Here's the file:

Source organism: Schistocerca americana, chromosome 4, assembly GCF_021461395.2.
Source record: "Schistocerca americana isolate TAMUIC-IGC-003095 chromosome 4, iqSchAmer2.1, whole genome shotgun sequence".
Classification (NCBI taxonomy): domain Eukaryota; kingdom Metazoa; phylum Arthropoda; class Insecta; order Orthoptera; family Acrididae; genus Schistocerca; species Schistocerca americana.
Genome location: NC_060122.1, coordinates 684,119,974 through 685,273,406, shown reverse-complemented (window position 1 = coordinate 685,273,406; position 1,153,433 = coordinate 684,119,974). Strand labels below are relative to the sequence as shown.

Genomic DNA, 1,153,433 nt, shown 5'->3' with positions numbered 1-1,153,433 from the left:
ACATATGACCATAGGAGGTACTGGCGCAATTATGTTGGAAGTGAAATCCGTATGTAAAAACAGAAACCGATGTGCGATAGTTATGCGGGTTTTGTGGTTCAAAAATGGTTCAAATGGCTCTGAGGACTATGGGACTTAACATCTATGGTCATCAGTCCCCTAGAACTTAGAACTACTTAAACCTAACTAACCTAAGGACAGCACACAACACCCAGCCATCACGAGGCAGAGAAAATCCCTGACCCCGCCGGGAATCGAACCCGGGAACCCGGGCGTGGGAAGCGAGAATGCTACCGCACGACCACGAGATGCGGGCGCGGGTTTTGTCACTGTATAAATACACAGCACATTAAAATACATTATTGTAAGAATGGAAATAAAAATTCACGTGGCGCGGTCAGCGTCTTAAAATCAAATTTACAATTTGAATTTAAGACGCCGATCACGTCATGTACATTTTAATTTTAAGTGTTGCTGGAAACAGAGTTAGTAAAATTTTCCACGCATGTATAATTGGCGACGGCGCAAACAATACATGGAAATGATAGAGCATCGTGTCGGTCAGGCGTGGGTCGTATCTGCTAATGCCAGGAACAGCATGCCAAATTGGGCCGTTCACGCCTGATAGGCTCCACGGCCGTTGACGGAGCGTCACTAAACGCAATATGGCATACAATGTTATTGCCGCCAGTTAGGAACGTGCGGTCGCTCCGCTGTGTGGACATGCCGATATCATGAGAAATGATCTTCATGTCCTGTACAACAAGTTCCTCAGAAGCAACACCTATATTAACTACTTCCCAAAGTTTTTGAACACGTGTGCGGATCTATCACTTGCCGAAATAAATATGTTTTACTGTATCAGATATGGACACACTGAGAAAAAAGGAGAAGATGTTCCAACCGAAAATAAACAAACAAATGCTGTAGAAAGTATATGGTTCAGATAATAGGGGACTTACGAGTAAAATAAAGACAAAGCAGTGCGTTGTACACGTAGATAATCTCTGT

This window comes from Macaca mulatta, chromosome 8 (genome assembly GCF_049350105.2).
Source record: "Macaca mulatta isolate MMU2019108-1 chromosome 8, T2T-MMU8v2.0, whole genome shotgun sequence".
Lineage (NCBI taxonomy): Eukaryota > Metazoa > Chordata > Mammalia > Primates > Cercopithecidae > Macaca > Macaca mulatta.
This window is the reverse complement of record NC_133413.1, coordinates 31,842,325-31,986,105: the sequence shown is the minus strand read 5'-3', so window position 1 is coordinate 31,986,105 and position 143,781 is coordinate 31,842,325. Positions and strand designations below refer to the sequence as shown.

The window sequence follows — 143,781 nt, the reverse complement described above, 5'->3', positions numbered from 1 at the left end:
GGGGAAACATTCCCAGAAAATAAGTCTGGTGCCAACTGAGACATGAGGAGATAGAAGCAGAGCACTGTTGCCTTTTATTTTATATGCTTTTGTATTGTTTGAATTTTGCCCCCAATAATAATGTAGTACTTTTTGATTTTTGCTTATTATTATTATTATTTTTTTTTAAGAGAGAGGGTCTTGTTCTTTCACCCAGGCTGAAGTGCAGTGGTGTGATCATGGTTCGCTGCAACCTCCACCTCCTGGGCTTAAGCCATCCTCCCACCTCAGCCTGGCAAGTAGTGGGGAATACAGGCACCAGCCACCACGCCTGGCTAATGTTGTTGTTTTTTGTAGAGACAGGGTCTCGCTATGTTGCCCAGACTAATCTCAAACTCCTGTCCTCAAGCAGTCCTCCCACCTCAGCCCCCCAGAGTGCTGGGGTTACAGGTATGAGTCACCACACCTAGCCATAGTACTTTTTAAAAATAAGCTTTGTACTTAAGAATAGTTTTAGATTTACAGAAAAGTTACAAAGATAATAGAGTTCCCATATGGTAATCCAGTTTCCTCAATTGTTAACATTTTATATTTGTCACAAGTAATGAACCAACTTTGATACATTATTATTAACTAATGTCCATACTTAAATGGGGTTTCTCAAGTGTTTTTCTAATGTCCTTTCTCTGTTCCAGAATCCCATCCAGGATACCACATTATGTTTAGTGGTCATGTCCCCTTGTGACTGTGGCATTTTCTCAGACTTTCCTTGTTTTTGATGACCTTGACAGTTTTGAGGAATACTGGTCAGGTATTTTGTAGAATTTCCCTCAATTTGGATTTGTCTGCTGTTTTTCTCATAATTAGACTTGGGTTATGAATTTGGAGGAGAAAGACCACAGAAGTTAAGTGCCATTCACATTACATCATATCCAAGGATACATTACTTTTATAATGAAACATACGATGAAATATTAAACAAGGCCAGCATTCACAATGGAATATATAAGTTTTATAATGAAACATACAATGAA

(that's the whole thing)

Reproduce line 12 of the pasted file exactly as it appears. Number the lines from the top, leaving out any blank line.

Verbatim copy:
GGGGAAACATTCCCAGAAAATAAGTCTGGTGCCAACTGAGACATGAGGAGATAGAAGCAGAGCACTGTTGCCTTTTATTTTATATGCTTTTGTATTGTTTGAATTTTGCCCCCAATAATAATGTAGTACTTTTTGATTTTTGCTTATTATTATTATTATTTTTTTTTAAGAGAGAGGGTCTTGTTCTTTCACCCAGGCTGAAGTGCAGTGGTGTGATCATGGTTCGCTGCAACCTCCACCTCCTGGGCTTAAGCCATCCTCCCACCTCAGCCTGGCAAGTAGTGGGGAATACAGGCACCAGCCACCACGCCTGGCTAATGTTGTTGTTTTTTGTAGAGACAGGGTCTCGCTATGTTGCCCAGACTAATCTCAAACTCCTGTCCTCAAGCAGTCCTCCCACCTCAGCCCCCCAGAGTGCTGGGGTTACAGGTATGAGTCACCACACCTAGCCATAGTACTTTTTAAAAATAAGCTTTGTACTTAAGAATAGTTTTAGATTTACAGAAAAGTTACAAAGATAATAGAGTTCCCATATGGTAATCCAGTTTCCTCAATTGTTAACATTTTATATTTGTCACAAGTAATGAACCAACTTTGATACATTATTATTAACTAATGTCCATACTTAAATGGGGTTTCTCAAGTGTTTTTCTAATGTCCTTTCTCTGTTCCAGAATCCCATCCAGGATACCACATTATGTTTAGTGGTCATGTCCCCTTGTGACTGTGGCATTTTCTCAGACTTTCCTTGTTTTTGATGACCTTGACAGTTTTGAGGAATACTGGTCAGGTATTTTGTAGAATTTCCCTCAATTTGGATTTGTCTGCTGTTTTTCTCATAATTAGACTTGGGTTATGAATTTGGAGGAGAAAGACCACAGAAGTTAAGTGCCATTCACATTACATCATATCCAAGGATACATTACTTTTATAATGAAACATACGATGAAATATTAAACAAGGCCAGCATTCACAATGGAATATATAAGTTTTATAATGAAACATACAATGAA